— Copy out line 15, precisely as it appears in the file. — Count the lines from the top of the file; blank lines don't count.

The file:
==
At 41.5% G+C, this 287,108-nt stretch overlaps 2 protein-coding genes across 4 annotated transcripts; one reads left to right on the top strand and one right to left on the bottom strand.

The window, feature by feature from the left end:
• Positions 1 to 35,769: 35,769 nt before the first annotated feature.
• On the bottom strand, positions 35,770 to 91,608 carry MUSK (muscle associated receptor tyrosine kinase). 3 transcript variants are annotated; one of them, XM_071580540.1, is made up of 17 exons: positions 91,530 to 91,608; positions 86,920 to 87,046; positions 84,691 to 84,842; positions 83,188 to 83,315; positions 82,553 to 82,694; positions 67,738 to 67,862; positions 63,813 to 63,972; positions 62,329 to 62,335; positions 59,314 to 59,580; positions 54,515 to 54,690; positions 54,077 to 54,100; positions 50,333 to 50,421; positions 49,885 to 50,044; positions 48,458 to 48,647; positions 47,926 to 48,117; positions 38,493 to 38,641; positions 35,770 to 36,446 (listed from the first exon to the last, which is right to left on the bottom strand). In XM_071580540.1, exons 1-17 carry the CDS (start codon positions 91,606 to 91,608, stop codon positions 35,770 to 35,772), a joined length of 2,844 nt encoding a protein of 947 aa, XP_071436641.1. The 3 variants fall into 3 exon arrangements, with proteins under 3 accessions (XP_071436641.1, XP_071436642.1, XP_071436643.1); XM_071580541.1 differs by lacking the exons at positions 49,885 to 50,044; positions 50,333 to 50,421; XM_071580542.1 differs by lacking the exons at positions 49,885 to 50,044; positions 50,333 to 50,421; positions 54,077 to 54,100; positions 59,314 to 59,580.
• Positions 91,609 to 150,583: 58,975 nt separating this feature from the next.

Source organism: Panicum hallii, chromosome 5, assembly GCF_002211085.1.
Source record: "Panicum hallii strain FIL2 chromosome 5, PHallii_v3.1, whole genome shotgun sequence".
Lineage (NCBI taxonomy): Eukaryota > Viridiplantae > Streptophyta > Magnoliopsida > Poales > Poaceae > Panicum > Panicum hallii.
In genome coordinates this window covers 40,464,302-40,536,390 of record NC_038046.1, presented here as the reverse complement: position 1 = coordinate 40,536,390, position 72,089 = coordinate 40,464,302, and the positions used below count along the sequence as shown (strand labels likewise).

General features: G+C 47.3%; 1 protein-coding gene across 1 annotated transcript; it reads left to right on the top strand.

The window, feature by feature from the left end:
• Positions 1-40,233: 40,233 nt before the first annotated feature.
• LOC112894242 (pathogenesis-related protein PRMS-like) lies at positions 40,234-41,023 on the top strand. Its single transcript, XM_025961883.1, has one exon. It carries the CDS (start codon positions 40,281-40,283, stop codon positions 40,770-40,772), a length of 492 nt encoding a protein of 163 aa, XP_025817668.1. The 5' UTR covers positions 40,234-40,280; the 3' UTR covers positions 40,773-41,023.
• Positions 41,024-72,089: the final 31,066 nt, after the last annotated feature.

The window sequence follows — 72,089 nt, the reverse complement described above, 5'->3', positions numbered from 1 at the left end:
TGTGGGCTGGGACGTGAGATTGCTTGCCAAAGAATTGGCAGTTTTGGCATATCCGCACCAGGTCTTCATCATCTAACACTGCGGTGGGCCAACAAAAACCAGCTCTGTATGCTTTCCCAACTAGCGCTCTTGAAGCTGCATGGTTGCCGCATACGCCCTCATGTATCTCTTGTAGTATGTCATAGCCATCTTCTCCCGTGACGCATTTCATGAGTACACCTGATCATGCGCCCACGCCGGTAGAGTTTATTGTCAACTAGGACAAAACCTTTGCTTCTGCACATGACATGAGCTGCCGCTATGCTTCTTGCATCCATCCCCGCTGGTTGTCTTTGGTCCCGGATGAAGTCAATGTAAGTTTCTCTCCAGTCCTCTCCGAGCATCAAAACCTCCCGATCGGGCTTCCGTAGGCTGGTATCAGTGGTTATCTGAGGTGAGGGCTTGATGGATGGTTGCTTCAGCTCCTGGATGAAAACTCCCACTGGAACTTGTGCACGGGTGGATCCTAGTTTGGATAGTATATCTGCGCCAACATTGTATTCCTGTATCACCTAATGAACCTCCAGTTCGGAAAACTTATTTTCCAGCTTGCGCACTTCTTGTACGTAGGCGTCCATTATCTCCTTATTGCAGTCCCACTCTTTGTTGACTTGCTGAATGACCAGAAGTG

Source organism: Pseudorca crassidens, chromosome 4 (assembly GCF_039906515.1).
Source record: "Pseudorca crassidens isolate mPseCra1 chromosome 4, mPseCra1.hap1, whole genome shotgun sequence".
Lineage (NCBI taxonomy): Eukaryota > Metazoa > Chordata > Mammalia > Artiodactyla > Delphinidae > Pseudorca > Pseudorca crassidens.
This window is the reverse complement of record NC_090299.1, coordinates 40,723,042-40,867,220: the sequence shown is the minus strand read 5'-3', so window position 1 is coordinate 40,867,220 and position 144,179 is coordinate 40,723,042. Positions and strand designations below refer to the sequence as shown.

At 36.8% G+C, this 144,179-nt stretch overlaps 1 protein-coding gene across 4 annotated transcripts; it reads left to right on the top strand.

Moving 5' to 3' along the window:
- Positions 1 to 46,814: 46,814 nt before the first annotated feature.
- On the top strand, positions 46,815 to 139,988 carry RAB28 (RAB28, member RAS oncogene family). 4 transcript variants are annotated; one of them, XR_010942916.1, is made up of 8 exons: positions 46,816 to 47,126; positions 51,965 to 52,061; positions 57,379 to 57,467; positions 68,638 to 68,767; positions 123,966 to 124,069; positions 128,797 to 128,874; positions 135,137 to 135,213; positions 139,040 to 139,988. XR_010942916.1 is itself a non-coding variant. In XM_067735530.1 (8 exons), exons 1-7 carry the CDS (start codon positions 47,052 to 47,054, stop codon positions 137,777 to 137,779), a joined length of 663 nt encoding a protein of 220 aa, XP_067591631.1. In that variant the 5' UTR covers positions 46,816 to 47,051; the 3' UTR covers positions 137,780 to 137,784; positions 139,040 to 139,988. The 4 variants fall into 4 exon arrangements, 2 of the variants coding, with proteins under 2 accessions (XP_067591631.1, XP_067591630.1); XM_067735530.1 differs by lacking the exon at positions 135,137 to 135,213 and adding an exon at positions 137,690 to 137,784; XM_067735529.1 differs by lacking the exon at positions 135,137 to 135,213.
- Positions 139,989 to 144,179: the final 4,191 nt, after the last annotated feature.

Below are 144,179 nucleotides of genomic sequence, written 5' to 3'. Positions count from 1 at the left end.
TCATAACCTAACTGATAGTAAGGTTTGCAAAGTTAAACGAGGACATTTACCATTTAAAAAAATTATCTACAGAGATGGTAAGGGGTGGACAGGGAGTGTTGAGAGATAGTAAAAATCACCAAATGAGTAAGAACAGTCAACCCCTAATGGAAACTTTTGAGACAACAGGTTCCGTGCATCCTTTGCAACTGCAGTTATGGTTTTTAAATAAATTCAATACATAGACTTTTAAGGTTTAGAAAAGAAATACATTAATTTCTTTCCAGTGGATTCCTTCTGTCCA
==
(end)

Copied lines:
The window sequence follows — 72,089 nt, the reverse complement described above, 5'->3', positions numbered from 1 at the left end: